A similar approach is resolution by independent claims expert - this was the approach taken by the Greater Toronto Airports Authority during its recent $4.4 billion development of Lester B. Pearson Airport.

In the event of an intractable disagreement, a claim is inevitable. Revay recommends that a claim always be prepared as if it was being litigated. Claims should be easily readable, properly substantiated and pragmatic. In today's market place the emphasis must be on making a claim in a timely fashion, if only because budgets are tight and staff who can recall the facts may be more transient.

When considering whether to prepare a claim, the following steps must be taken:

  1. Determine the merits of the case.
  2. Determine the relationship between cause of action and damages suffered.
  3. Decide whether the information needed to prepare a claim is or will become available.
  4. Determine whether the action is time barred or will be before the claim can be realistically completed.
  5. Allocate a budget and deliverables.

A preliminary review of the issues in dispute, based upon the evaluation of a few key documents will provide an indication of the merits of a case, as well as the wherewithal to prepare a document that will either facilitate the settlement of an issue or serve to proceed to litigation. Following this type of preliminary review, a budget estimate for the preparation of a suitable document can be estimated.

Claim preparation generally comprises the following stages:

  1. Review and compose - the salient events are extracted from the contract and project documentation and a clear concise narrative describing the issues in dispute is composed. The review determines if the party has complied with the contractual notice provisions and/or requirements essential to establishing entitlement.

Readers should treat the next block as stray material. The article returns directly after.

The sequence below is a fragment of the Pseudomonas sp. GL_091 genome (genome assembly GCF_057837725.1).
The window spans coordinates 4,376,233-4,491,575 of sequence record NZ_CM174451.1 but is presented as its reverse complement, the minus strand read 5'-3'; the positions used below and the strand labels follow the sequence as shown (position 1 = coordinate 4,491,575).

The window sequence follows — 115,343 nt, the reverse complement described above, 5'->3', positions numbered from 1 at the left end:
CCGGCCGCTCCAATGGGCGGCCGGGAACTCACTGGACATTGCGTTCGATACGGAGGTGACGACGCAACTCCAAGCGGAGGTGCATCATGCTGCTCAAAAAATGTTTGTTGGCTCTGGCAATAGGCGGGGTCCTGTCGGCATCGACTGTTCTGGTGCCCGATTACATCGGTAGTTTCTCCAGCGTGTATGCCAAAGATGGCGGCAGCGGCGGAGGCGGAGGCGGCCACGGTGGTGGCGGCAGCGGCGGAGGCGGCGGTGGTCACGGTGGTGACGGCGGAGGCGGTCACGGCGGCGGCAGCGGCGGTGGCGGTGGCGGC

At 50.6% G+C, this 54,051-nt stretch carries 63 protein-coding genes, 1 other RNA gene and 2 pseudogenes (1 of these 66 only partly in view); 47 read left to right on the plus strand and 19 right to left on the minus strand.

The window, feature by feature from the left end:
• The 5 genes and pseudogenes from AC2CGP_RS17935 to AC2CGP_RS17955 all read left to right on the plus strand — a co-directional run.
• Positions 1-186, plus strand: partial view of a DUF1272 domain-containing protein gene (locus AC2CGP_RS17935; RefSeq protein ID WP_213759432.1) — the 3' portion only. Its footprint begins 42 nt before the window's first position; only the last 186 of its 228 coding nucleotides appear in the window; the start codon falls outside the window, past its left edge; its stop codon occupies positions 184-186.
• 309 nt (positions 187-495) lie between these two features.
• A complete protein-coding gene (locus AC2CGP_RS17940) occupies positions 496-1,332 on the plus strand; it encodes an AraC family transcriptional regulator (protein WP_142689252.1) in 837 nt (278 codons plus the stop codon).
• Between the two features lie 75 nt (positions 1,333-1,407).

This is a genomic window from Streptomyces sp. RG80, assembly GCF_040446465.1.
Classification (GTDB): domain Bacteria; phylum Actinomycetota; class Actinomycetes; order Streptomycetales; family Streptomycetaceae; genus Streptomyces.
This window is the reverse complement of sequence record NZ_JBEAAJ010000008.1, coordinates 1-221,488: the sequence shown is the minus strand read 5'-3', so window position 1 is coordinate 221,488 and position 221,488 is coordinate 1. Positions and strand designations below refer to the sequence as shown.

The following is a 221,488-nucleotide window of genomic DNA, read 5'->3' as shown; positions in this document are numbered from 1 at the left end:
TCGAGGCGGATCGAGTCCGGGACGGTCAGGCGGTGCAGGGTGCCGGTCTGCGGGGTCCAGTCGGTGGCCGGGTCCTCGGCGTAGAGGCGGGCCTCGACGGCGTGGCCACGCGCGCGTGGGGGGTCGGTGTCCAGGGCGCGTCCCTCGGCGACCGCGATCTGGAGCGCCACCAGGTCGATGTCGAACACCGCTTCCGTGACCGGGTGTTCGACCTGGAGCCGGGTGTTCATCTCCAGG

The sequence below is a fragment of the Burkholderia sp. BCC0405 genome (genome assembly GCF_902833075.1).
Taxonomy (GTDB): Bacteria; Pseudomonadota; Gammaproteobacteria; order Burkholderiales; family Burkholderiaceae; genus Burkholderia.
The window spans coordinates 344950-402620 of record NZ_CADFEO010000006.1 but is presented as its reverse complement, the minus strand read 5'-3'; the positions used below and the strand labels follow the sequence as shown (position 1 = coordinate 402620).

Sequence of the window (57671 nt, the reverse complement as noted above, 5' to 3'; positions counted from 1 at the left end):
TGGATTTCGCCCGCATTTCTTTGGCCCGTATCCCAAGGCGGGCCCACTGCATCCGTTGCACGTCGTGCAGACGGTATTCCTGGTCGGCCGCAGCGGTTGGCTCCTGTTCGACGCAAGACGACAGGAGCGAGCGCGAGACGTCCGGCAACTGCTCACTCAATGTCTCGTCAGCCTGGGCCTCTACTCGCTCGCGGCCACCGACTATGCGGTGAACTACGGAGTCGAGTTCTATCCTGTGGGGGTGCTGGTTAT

2. Analysis - project schedule and schedule updates, labor and cost records are analyzed to determine cause and effect of disruptions and delays, to quantify the delays, evaluate resource productivity and determine labor losses.
  3. Presentation for senior managers and the opposition - Revay has found that presenting the essence of the results of the research and analysis as a clear and concise narrative accompanied by simple explanatory diagrams and charts to be a most effective manner of communication. Carefully prepared and clear graphical representations that set out the facts and findings are essential aids to understanding the issues and invaluable at negotiations for settling disputes.

A contractor's claim for additional compensation will only be as good as the information used to prepare it. Hence the need for proper contemporaneous record keeping throughout the execution of the work is a fundamental responsibility of all those involved in any type of construction activity.

Project Performance Monitoring  Project Performance Monitoring

13. McInnis, A., Relational Contracting Under the New Engineering Contract: a model, framework and analysis, (London, England: Society of Construction Law, September 2003). Arthur McInnis, PhD is a consultant with international law firm, Clifford Chance, in Hong Kong.